Stoned on Sullivan

Ed Sullivan did not care much for the Rolling Stones, but he knew that his audience did, and so he brought them on his long-running Sunday night CBS variety show not just once, but six times between 1964 and 1969.

The first time, October 25, 1964, Stones fans went so crazy after “Around and Around” that Sullivan had to ask for quiet to continue the show. After “Time Is on My Side” at the end of the show, Sullivan followed an old showbiz reflex by saying, “Come on, let them hear it!” No more unnecessary exhortation has ever been given to any audience anywhere. The resultant screaming made it difficult for Sullivan to talk briefly to Mick Jagger and plug the next week’s guests. The crazed audience disturbed him; so did the Stones’ dress and deportment, which caused a few viewers to write and complain. After the show, Sullivan is said to have remarked, “I promise you, they’ll never be back on our show.”

Shrewd as he was, however, Sullivan was willing to listen when the Stones’ management approached him about another appearance. But he wanted something in return: “Before even discussing the possibility of a contract, I would like to learn from you,” he told them, “whether your young men have reformed in the matter of dress and shampoo.” They had. Here they are on May 2, 1965, wearing jackets and performing to an audience far less amped that the one that had greeted them seven months before.

On February 13, 1966, the Stones appeared for a third time. This time, the show’s director cut to screaming girls in the audience as the band performed “Satisfaction,” which had been a #1 hit the previous summer, and he focused mostly on Mick in closeup. Later in the show, Jagger and Keith Richards performed “As Tears Go By” as a duo, and the band closed with “19th Nervous Breakdown.”

On September 11, 1966, the Stones were among the guests for Sullivan’s season-opening show. Heedless of their superstar status, Ed ruled them with an iron hand, demanding that the members wash their hair before going on. But they were rebellious rock stars, too, and so they refused Ed’s edict to stay in the theater between the dress rehearsal and the live show. They ended up having to escape from a mob of fans in the street before performing “Paint It Black, “Have You Seen Your Mother Baby,” and “Lady Jane.” Sullivan told the audience, “You’re screaming much better this year.”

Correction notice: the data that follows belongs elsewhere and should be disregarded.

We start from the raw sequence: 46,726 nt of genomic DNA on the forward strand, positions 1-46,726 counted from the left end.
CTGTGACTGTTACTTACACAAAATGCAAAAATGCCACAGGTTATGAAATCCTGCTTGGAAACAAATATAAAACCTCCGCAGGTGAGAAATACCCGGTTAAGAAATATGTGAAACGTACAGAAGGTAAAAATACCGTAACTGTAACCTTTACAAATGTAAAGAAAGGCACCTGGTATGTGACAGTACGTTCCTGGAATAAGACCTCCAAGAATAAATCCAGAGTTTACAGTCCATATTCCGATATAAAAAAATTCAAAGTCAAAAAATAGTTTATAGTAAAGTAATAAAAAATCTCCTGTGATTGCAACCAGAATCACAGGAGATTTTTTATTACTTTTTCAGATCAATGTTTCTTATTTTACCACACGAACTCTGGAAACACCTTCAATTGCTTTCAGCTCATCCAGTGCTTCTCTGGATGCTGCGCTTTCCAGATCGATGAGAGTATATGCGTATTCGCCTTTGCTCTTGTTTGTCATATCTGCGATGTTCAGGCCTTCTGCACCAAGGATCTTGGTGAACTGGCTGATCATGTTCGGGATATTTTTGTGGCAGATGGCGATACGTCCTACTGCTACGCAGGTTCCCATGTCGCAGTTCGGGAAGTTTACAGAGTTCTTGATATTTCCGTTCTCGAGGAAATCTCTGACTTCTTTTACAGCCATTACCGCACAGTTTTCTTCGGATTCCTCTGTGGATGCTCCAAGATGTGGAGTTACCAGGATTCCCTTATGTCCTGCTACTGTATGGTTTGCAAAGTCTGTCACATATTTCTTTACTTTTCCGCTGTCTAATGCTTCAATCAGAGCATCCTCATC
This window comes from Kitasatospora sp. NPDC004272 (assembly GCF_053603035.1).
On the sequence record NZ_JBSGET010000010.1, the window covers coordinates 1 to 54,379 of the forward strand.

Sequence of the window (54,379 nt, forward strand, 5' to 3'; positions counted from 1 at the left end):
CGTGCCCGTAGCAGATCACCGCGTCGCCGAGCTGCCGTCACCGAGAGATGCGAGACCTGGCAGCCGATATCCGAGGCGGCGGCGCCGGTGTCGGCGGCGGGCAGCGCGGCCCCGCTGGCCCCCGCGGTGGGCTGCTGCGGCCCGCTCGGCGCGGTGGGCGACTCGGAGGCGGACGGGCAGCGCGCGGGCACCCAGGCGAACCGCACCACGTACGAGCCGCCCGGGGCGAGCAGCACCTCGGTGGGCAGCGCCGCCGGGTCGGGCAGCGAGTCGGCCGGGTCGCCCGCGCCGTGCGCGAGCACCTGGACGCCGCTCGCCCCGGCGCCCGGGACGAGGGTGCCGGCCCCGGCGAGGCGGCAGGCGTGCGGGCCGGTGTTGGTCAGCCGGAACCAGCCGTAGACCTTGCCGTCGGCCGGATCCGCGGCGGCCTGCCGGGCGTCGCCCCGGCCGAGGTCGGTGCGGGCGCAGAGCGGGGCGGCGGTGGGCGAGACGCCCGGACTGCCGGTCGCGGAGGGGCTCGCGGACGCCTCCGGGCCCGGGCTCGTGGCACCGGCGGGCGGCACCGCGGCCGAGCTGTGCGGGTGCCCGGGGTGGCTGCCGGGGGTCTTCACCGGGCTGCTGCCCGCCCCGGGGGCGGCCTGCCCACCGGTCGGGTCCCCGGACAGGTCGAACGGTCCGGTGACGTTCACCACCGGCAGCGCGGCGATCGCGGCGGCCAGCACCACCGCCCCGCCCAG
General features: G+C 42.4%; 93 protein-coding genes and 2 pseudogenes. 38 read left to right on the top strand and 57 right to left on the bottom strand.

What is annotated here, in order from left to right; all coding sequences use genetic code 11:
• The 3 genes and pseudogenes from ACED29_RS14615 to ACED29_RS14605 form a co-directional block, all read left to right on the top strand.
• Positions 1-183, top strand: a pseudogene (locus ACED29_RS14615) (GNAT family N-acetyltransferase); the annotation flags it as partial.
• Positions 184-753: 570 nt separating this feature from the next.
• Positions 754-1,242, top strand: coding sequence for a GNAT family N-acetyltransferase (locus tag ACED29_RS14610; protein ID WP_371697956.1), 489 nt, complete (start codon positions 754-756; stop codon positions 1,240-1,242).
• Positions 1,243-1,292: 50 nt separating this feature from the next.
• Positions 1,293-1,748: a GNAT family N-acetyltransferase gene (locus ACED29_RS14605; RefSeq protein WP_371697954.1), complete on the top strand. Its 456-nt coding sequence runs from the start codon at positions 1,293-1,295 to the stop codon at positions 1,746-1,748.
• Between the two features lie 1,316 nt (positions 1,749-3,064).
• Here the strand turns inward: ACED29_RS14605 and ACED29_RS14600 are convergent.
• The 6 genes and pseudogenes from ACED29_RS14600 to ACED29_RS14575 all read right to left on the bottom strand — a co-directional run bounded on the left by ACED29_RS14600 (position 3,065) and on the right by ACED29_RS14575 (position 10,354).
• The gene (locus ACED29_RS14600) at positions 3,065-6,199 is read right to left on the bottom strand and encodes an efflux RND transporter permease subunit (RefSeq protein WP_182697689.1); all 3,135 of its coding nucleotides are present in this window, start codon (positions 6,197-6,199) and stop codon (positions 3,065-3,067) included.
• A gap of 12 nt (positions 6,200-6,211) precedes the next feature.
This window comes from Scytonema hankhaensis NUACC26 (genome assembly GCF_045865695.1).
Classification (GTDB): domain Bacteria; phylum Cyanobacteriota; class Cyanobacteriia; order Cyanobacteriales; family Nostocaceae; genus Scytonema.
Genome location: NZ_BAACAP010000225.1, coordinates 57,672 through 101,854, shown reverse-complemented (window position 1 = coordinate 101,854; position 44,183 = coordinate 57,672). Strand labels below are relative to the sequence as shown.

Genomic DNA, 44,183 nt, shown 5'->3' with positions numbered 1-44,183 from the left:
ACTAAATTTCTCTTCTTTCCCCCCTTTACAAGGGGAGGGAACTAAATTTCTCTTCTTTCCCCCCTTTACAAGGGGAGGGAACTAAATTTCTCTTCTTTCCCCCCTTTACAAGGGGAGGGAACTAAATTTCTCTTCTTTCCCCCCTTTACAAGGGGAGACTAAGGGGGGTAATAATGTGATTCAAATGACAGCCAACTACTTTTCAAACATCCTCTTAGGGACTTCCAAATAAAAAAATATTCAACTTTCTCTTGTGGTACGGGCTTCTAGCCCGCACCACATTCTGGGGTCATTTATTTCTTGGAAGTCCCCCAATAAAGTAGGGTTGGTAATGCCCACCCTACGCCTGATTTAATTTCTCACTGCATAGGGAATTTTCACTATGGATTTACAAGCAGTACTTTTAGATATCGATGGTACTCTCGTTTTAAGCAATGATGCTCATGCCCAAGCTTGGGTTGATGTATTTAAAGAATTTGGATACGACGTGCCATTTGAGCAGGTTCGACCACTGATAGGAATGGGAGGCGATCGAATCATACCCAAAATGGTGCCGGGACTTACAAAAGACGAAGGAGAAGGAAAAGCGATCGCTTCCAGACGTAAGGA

So: after four appearances on The Ed Sullivan Show, and with a firm understanding of both the show’s value to them and the quirks of its host, you might think the Stones would cruise through later appearances without a hitch. But their January 15, 1967, appearance was the most rebellious of all. On that night, Sullivan did not want the Stones to sing the title line of their hit, “let’s spend the night together.” He told them to sing “let’s spend some time together” instead. Jagger agreed, but was annoyed when the show’s talent coordinators kept reminding him about it during the dress rehearsal. On the air that night, he did as he was told, but he exaggerated the line and rolled his eyes as he sang it.

(It’s often said that Mick agreed to sing the altered lyric, but then sang the original lyric on the air. Not true. That was Jim Morrison on “Light My Fire,” eight months later.)

It would be nearly three years before the Stones appeared on The Ed Sullivan Show for a final time. On that occasion, Ed went to them, flying to California where the band taped performances of “Gimme Shelter,” “Love in Vain,” and “Honky Tonk Women.” On November 23, 1969, Mick “laid a divorcee in New York City” without incident, Keef looked spectral, the audience screamed, Ed promised to visit the band backstage later in the week, and the Sixties were nearly over.

(Put together from a series of posts in my WNEW.com archives.)

Leave a Reply

Fill in your details below or click an icon to log in:

WordPress.com Logo

You are commenting using your WordPress.com account. Log Out / Change )

Twitter picture

You are commenting using your Twitter account. Log Out / Change )

Facebook photo

You are commenting using your Facebook account. Log Out / Change )

Google+ photo

You are commenting using your Google+ account. Log Out / Change )

Connecting to %s

%d bloggers like this: